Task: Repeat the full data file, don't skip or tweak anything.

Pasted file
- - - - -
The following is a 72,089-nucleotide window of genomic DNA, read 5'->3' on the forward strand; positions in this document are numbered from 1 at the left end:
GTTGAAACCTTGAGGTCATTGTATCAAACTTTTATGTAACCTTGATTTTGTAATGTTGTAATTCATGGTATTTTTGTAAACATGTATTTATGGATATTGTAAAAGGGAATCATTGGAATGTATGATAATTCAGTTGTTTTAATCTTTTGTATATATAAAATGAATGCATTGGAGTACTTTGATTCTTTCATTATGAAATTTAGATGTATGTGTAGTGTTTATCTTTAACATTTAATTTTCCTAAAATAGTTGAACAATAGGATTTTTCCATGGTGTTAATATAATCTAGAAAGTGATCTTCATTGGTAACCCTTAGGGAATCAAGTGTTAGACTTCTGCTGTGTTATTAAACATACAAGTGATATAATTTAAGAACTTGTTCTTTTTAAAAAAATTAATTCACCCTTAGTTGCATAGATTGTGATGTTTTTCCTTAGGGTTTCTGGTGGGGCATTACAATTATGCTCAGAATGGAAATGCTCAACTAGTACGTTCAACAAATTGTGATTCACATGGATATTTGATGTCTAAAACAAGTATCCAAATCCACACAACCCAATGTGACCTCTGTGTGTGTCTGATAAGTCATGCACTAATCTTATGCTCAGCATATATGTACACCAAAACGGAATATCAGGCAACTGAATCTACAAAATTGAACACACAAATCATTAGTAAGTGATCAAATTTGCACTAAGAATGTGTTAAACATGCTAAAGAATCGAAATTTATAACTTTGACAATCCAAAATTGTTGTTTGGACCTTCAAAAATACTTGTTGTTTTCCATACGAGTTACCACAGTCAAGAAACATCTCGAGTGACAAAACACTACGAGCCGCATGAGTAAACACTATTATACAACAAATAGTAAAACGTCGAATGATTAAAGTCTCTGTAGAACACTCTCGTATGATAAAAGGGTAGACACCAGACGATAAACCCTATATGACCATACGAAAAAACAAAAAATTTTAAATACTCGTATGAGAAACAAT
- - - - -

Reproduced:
The following is a 72,089-nucleotide window of genomic DNA, read 5'->3' on the forward strand; positions in this document are numbered from 1 at the left end:
GTTGAAACCTTGAGGTCATTGTATCAAACTTTTATGTAACCTTGATTTTGTAATGTTGTAATTCATGGTATTTTTGTAAACATGTATTTATGGATATTGTAAAAGGGAATCATTGGAATGTATGATAATTCAGTTGTTTTAATCTTTTGTATATATAAAATGAATGCATTGGAGTACTTTGATTCTTTCATTATGAAATTTAGATGTATGTGTAGTGTTTATCTTTAACATTTAATTTTCCTAAAATAGTTGAACAATAGGATTTTTCCATGGTGTTAATATAATCTAGAAAGTGATCTTCATTGGTAACCCTTAGGGAATCAAGTGTTAGACTTCTGCTGTGTTATTAAACATACAAGTGATATAATTTAAGAACTTGTTCTTTTTAAAAAAATTAATTCACCCTTAGTTGCATAGATTGTGATGTTTTTCCTTAGGGTTTCTGGTGGGGCATTACAATTATGCTCAGAATGGAAATGCTCAACTAGTACGTTCAACAAATTGTGATTCACATGGATATTTGATGTCTAAAACAAGTATCCAAATCCACACAACCCAATGTGACCTCTGTGTGTGTCTGATAAGTCATGCACTAATCTTATGCTCAGCATATATGTACACCAAAACGGAATATCAGGCAACTGAATCTACAAAATTGAACACACAAATCATTAGTAAGTGATCAAATTTGCACTAAGAATGTGTTAAACATGCTAAAGAATCGAAATTTATAACTTTGACAATCCAAAATTGTTGTTTGGACCTTCAAAAATACTTGTTGTTTTCCATACGAGTTACCACAGTCAAGAAACATCTCGAGTGACAAAACACTACGAGCCGCATGAGTAAACACTATTATACAACAAATAGTAAAACGTCGAATGATTAAAGTCTCTGTAGAACACTCTCGTATGATAAAAGGGTAGACACCAGACGATAAACCCTATATGACCATACGAAAAAACAAAAAATTTTAAATACTCGTATGAGAAACAAT